7 Hilariously Insane Video Game Sequels To Classic Movies
We've talked before about how video games often botch movie adaptations, but most games usually don't fuck around with the ending. For example, there's no Citizen Kane game where you and Rosebud win the Winter Olympics. The Home Alone Nintendo game doesn't end with Macaulay Culkin warping to Hell and murdering Japanese Satan. But some movie-themed games have totally dropped the ball, and classic endings were reduced to borderline psychotic pixelated nonsense, such as ...
Jurassic Park -- Dr. Grant Goes On A Murder Spree
If you ignore the three movies that came after, Jurassic Park ends pretty much perfectly -- our heroes fly into the sunset, too happy to be alive to consider how depressing their day jobs are going to be now that the focus of their research repeatedly tried to eat them.
But most importantly, the film's hero, Dr. Grant, has completed his character arc, realizing that it's more satisfying to protect children from harm than to pretend to disembowel them with fossils for his own demented amusement.
"I just mentally do that now."
The video game Jurassic Park: Rampage Edition picks up immediately where the movie ends, but instead of heading back to the mainland to sleep or help Jeff Goldblum re-oil his chest, Grant catches sight of something unusual: The Costa Rican government is bombing the island, and a private army is looking to grab the remaining dino eggs.
Naturally, Grant's response is to abandon his friends, head back to the island alone, and run around shooting everything in sight with shotguns.
"Huh, maybe life doesn't find a way."
If seeing the lovable paleontologist blowing the faces off of random men isn't chilling enough, Grant even wields a fucking flamethrower, just to cement that this character has completely crossed over from contemplative scientist to bloodthirsty maniac.
A barbecue 65 million years in the making.
Sure, it's the Rampage Edition, but a lot of us kind of assumed it was going to be the dinosaurs doing the rampaging. The Super Nintendo game Jurassic Park 2: The Chaos Continues similarly sees Grant go back to the island, but this time alongside a trained mercenary named Michael Wolfskin, because why send two mercenaries when you can somehow magically transform a middle-aged academic into a serial killer?
Rambo -- Rambo Is A Goddamn Wizard
Rambo's a tricky character to fashion a video game around. Sure, he engages in a lot of kickass action, but so many of his adventures are centered around his crippling PTSD. The climax of First Blood is a hug, for crying out loud. Rambo: First Blood Part II has more action, but Rambo's emotions still run high, and the movie's final moments find Rambo angrily confronting Murdock, a jerk-ass pencil-pushing bureaucrat.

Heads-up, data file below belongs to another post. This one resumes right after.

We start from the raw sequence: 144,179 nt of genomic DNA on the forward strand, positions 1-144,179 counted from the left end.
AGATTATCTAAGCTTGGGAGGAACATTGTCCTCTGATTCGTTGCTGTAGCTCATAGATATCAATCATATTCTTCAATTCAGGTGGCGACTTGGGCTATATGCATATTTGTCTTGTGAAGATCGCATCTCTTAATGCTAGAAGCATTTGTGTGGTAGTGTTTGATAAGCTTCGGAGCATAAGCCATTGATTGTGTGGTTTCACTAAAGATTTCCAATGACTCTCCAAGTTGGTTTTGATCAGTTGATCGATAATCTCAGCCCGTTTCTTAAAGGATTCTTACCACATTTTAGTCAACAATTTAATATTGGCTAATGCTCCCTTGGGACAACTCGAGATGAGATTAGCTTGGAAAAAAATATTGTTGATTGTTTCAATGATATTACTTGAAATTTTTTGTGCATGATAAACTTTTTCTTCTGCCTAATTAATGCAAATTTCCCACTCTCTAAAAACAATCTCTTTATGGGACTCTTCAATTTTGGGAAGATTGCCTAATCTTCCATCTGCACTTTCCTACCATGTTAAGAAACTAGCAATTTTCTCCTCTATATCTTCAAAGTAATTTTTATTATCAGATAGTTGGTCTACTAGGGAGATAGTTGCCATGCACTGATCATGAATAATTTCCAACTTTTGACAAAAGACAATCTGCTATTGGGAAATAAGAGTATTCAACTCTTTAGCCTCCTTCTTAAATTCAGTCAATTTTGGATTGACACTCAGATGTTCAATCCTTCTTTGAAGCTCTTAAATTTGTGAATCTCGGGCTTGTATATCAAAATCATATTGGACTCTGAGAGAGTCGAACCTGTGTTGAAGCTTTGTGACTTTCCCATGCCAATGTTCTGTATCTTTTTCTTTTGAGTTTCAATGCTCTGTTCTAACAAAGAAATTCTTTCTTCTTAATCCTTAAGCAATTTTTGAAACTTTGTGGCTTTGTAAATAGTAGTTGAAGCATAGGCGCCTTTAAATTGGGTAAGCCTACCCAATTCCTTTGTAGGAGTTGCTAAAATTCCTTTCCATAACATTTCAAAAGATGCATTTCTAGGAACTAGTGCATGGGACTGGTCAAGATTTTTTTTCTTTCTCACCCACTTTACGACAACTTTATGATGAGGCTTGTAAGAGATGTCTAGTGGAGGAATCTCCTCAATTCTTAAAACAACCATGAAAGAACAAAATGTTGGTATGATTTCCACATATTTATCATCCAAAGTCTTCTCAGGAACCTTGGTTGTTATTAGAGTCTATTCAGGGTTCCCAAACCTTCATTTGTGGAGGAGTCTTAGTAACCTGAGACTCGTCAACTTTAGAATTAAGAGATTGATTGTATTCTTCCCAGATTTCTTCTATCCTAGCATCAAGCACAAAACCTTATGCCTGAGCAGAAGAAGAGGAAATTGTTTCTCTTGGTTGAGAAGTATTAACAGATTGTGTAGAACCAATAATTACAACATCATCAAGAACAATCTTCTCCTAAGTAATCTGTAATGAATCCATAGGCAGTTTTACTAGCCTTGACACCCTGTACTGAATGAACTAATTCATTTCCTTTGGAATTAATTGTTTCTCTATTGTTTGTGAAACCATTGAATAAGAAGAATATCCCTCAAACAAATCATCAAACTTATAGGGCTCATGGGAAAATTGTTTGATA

The II also stands for the deuce he drops in his underpants.
We've talked before about how a recent video game turned the usually sympathetic Rambo into a cop-killing psychopath, but it turns out this wasn't the first Rambo game. Back in 1987, Nintendo took a whack at the story, and most of it is a pretty straightforward retelling of the movie.
The flamethrower guy was worth 1,000 points in the actual film.
And just like in the movie, Rambo meets Murdock -- but then he does something ... unusual. Presumably because the people at Nintendo watched only the first 20 minutes of Rambo, then gave up and just guessed how it ends, instead of threatening Murdock with a Bowie knife, Rambo inexplicably conjures a magic Japanese character, which turns Murdock into a frog.
"I learned this trick from a ninja."
Clearly, this means Rambo is some stripe of sorcerer, but why wait until now to bust out the black magic? Wouldn't it have saved some ammo if he could have instantly turned the entire Vietnamese army into his own personal Budweiser commercial?
Batman -- Our Hero Casually Murders The Joker
Tim Burton's original Batman movie ends with the caped crusader beating the shit out of The Joker for murdering his parents and for taking up so much screen time in a movie called Batman. After a powerful punch, The Joker goes over the ledge, then pulls Batman and Vicki Vale with him -- as he attempts to escape by helicopter, Batman grapples The Joker to a gargoyle, and he ends up falling to his death.
"Damn, I was aiming for his dick."
The Nintendo game streamlines this interaction a little bit. Instead of this more understandable series of events, Batman, who generally makes it a habit not to kill anyone, tosses The Joker off the roof like it's no big deal.
"Criminals are a
superstitious, cowardly dead lot."
Unlike the movie, in the Nintendo-verse The Joker survives the fall to return in a sequel -- which finds Batman ultimately defeating The Joker while simultaneously destroying an entire island. So not only is The Joker seemingly dead again, but an entire land mass has been blown to smithereens. Are we positive these games weren't Zack Snyder's source material for Batman V Superman?
The Blair Witch Project -- Those Woods Are Full Of Monsters
The Blair Witch Project is most remembered for its controversial ending. After a scintillating hour of three randos wandering around a national park or something, the movie concludes with a no-budget scare: One of the characters facing the wall in a creepy basement, which is a reference to a series of murders mentioned earlier in the movie (or just because the creepy cabin predated indoor plumbing).
"Stop watching. I can't haunt when you watch."
Because the success of Blair Witch led to a frenzy of merchandising tie-ins, with everything from young adult novels to a soundtrack to the music-less movie, which was explained by the powers that be as a mix CD that belonged to one of the dead kids.
For his band tastes alone, he deserved what happened.